Likewise, New Youth, a group made famous by their penchant for wearing masks inspired by the film ‘V for Vendetta’, have been accused of exploiting their anonymity to commit violence. The group formed in early 2010 during widespread protests against funding approval for the unpopular Express Rail Link to nearby Guangzhou, and has participated in a string of protests since. Most recently, in September this year, youths wearing Vendetta masks barged into a public forum debate on Legislative Council by-elections, after being denied entry despite the presence of vacant seats inside, injuring four assistants at the venue and attracting widespread condemnation in the media.
For the most part, Hong Kong society has little stomach for such radicalism. For many years the world’s freest economy and capitalism’s leading light, the Special Administrative Region of China has long prided itself on being an oasis of political and social stability in a tumultuous region. It can be tempting to contrast this relative calmness with the violence witnessed elsewhere. The great cities of the world, so often envied and admired by Hong Kong as an aspiring global city, have had a particularly tough run of late; four nights of rioting in London left the world stunned, while the eruption of protests on Wall Street led New York mayor Michael Bloomberg to deliver an ominous warning of the very real potential for severe unrest and rioting on the streets of his city. In 2005, Paris’ banlieues went up in flames, a conflagration triggered by social tensions that largely remain. Add to this a general malaise throughout the developed world as economies on both sides of the Atlantic teeter on the brink of ruin, and escalating social unrest seems a real possibility.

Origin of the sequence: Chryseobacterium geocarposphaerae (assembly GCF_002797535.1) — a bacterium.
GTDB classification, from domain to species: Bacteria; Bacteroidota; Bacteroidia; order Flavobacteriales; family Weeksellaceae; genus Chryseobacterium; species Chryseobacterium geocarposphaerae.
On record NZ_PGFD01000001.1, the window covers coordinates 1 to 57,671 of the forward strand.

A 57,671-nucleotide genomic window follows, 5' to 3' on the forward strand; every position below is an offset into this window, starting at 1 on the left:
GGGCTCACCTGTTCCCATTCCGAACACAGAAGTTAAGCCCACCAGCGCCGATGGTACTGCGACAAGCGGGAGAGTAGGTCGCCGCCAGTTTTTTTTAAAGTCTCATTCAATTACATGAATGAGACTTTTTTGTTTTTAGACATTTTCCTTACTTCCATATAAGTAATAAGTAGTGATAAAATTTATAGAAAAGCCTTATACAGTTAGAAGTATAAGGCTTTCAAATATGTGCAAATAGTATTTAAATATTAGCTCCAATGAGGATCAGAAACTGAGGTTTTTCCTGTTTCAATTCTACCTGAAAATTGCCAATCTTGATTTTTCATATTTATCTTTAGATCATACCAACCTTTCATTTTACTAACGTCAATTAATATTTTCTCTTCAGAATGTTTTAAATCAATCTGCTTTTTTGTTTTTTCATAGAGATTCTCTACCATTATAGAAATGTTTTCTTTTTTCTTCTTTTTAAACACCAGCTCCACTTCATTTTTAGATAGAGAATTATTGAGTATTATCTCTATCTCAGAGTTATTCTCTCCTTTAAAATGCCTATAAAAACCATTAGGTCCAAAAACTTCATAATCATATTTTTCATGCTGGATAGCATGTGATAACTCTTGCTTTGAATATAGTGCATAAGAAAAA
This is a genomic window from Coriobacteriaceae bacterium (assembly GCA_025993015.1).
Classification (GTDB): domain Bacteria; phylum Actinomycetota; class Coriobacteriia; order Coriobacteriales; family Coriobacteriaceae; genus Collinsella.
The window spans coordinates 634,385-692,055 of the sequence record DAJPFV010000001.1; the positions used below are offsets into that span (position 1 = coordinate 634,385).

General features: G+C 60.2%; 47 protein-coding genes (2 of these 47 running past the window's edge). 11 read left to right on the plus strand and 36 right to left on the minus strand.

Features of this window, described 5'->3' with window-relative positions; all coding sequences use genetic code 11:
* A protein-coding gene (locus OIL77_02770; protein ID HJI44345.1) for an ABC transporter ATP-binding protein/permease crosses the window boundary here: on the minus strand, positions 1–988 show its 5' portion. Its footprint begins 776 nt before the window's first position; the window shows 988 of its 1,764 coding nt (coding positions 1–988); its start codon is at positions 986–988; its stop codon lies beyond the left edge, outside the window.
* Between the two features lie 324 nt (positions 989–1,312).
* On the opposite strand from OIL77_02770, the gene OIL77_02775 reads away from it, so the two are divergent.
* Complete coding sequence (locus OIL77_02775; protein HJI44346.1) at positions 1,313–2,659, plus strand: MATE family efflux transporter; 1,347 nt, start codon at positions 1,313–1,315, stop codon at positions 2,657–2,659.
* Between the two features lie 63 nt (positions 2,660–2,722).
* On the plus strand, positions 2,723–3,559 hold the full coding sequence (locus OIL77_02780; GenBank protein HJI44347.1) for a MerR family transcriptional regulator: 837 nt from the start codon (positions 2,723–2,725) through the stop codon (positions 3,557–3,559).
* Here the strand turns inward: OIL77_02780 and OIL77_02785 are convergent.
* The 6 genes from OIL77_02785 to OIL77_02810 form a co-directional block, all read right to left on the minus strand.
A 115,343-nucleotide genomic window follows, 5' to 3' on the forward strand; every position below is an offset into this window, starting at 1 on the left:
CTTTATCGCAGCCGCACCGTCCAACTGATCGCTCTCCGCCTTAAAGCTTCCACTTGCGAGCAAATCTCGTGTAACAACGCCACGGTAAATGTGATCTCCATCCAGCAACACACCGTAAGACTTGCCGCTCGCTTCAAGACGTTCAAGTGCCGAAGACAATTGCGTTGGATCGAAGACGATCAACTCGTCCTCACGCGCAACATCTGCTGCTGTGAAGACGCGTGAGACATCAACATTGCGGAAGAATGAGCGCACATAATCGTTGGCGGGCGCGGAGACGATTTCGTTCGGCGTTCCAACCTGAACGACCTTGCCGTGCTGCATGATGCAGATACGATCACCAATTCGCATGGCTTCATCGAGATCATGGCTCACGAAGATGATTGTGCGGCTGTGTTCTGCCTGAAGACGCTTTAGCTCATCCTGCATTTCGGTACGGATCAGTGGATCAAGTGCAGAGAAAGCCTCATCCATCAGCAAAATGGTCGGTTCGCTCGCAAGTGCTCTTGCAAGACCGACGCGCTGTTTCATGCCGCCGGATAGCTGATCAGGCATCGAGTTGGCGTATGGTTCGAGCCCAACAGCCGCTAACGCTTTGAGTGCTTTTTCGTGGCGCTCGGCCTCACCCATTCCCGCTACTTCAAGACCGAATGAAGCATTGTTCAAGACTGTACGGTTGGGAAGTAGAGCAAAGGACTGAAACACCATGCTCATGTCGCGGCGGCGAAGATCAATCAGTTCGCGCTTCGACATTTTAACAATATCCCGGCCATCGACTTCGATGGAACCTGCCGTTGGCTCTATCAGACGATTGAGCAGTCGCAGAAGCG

‘Such things would never happen here’, has perhaps been the reflection of many Hong Kongers. It would be a mistake, however, to consider Hong Kong immune to severe social unrest and political radicalism. The city has seen its fair share of violence over the years, notably during the 1967 leftist riots, when pro-communist demonstrators, inspired by the Cultural Revolution in neighbouring China, launched widespread protests against colonial rule. The protests quickly degenerated into violence, leaving 51 dead and many more injured. More insidious tactics used by the protestors included bombings and targeted assassinations of journalists who had opposed them in the media. Many young people in today’s Hong Kong are unaware of this dark chapter in their history, and even if they were, would not easily be convinced that such events could ever be repeated. Yet recent demonstrations, although far removed from the violence of 1967, have certainly become noisier and angrier, reflecting a deteriorating mood among many Hong Kong people.